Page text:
Archive for training

The Same Old Question

By guest blogger, Carolyn Cook.

Why don’t I make more money?

I ask myself this question every couple of years, and I always come up with the same reasonable answers:

  • My field, non-profit live theatre, doesn’t pay well financially. The personal rewards of doing good work in this field are huge, but there’s no money in it.
  • My family means a lot to me. Choosing to homeschool my daughter and live close to my mother has curtailed the time I can afford to spend at a high-paying job.
  • My husband has a good job, so my family isn’t suffering. In fact, I work hard to run a frugal household, so that we can live comfortably and save for retirement. I enjoy the challenge.

Those three answers are so strong, they ought to put an end to the question. But somehow, like a bad penny, it keeps turning up.

Why don’t I make more money?

I’ve decided to risk changing the question, rewording it in order to rethink it.  So here goes:

  • Do I really want to make more money?
  • What, specifically, would I do with a higher income?
  • How much more money would I like to make?
  • How could I make that amount?
  • Am I willing to make the sacrifices and get the training I might need to make that amount?
  • Do I give myself permission to start finding the answers to these questions?

I think you can guess that I’ve already given myself permission to start finding answers. I have a long way to go. But I’ve given myself one concrete, though completely arbitrary, answer to guide me, at least for the time being. I’ve decided that I would love to make $40,000 a year for at least five years. After that, who knows?

I don’t know where this search for answers will lead. But just reframing the question has opened my mind. There was implied self-loathing in the first question: why don’t I, the stupid, flighty, creative type, make more money? Why am I dependent on my husband’s salary?  Why have I squandered my intelligence and education in a low-paying career?  What’s wrong with me??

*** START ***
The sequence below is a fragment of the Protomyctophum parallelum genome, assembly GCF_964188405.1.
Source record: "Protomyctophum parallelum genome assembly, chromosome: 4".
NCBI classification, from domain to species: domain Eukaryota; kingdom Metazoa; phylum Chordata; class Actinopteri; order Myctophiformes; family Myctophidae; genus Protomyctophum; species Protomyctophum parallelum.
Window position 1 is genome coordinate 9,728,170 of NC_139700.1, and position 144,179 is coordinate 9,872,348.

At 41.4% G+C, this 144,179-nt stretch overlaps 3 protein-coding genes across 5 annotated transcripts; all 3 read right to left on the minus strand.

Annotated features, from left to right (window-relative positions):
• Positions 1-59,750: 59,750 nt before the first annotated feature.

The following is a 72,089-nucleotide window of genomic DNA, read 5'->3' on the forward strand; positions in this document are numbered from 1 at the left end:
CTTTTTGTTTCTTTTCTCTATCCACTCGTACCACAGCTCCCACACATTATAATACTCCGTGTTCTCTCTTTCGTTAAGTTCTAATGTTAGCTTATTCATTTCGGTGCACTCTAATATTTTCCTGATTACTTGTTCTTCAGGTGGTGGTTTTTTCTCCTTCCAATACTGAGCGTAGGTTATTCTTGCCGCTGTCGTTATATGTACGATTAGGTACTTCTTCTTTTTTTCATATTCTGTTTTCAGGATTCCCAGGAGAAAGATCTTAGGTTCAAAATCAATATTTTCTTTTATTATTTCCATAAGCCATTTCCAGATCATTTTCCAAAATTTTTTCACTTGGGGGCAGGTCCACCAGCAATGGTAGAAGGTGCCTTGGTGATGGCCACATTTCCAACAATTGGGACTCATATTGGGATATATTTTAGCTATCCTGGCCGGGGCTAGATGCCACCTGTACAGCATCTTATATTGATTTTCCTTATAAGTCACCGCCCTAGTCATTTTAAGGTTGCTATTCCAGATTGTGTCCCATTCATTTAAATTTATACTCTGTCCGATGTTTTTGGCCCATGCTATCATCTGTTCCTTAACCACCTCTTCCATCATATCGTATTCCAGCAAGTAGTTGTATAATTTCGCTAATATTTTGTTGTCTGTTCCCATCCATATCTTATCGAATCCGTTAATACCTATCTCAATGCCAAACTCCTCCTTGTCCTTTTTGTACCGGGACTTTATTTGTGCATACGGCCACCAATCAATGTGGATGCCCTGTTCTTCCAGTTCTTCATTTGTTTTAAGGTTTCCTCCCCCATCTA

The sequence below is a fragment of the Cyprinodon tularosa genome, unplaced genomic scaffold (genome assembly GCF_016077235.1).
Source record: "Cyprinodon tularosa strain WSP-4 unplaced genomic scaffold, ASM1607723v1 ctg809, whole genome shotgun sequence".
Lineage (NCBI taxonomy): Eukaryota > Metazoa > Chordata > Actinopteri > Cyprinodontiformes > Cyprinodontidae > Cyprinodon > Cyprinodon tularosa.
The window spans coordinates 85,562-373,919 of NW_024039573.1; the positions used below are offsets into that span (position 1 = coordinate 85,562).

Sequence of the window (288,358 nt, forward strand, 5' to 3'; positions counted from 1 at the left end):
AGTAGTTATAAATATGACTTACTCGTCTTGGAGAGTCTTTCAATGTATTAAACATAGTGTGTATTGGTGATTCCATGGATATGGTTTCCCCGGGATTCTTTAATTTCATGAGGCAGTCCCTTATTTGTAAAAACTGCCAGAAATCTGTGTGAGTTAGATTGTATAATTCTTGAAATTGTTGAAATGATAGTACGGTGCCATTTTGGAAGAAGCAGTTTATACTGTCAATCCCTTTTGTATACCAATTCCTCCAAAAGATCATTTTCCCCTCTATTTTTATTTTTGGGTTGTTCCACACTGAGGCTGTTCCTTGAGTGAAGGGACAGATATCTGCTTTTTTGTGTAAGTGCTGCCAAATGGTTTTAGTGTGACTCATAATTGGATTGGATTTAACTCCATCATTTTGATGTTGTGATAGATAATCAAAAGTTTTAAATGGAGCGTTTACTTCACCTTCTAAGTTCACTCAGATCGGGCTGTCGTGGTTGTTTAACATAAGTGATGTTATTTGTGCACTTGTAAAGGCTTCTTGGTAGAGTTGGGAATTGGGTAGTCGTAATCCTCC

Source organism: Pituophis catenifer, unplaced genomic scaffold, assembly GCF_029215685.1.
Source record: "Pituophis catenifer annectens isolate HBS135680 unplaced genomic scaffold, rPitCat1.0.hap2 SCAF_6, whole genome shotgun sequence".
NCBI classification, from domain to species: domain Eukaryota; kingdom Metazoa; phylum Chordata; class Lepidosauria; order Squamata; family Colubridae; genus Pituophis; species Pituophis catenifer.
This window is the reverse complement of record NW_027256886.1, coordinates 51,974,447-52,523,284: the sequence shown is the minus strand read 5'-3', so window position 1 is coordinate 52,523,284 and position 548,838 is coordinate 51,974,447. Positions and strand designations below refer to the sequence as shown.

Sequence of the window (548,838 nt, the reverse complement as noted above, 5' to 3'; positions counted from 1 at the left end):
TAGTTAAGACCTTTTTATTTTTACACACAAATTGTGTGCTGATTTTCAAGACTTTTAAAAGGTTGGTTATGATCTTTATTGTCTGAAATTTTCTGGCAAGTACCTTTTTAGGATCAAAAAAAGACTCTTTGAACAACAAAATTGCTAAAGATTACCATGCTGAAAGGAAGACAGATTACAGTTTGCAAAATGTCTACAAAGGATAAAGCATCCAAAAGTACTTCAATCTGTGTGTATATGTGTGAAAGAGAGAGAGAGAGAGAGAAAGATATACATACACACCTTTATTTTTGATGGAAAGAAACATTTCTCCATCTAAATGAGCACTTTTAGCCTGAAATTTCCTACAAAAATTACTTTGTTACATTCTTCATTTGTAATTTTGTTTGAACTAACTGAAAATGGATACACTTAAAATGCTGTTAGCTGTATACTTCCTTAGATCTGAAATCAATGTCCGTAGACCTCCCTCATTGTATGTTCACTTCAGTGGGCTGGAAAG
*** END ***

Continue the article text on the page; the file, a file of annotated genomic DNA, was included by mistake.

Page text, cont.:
That line of questioning was getting me nowhere fast. I’m risking new questions, seeking new answers, and keeping a firm handle on my self-respect.

I won’t ask that same old question again.

 is a sometimes peaceful, sometimes frazzled individual who works to raise a daughter, build a marriage, and explore the human condition through theatre, art, music, history, literature, and relationship. You can now read about her life and insights at her own blog here.

This post first appeared on True Voices’ RiskADay blog, a project, which has now concluded.

Risking a New Self-image

By Guest Blogger,  Carolyn Cook.

What felt like a tiny risk a month ago has grown into a major accomplishment.

Last month I wrote about deciding to be on time. I had to face some uncomfortable facts about myself, and I had to choose to change some behaviors. The risky part was admitting that my lateness wasn’t a charming personality trait: it was a bad habit, nothing more and nothing less.

For the last month, I’ve been putting gold stars on my calendar whenever I’m on time, and black marks whenever I’m late, even by a minute. The percentage of gold stars is growing, and they make my calendar look bright and triumphant, hanging on the back of my kitchen door. The black marks don’t depress me; they just remind me that I still have work to do.

So, if I can change this seemingly fixed aspect of my personality, what else can I change? Scary question. And the answer has come more quickly than I expected. I can stop seeking approval in my career, and start believing in myself, no matter what anyone else thinks of me.

The other day I was working with a director for the first time, and I caught myself thinking that she might not like my work. She might already be regretting her decision to cast me. After all, I have this flaw and that weakness. I’m not really the kind of actor she’s looking for.

And then it hit me: oh, I have this flaw and that weakness, and I assume that those are set in stone. I assume that they hold me back, and that people only work with me because they are willing to overlook those flaws.  But the flaws are part of me, and alas, there is nothing I can do about them. I must depend on the kindness of strangers if I am to advance in my career.

Really? What if those flaws are like my tendency to be late: bad habits, nothing more, nothing less? What if I can do something about them? What would happen if I did? Can I risk being perceived, and perceiving myself, in a new light?

I’ve already started seeking some training this month to improve in the areas where I believe I’m weak. I’m already seeing progress – frustratingly slow progress, but progress just the same. I’m already tempted to give up the struggle and fall back on my weakness.

But I’m really curious to know what will happen if I don’t.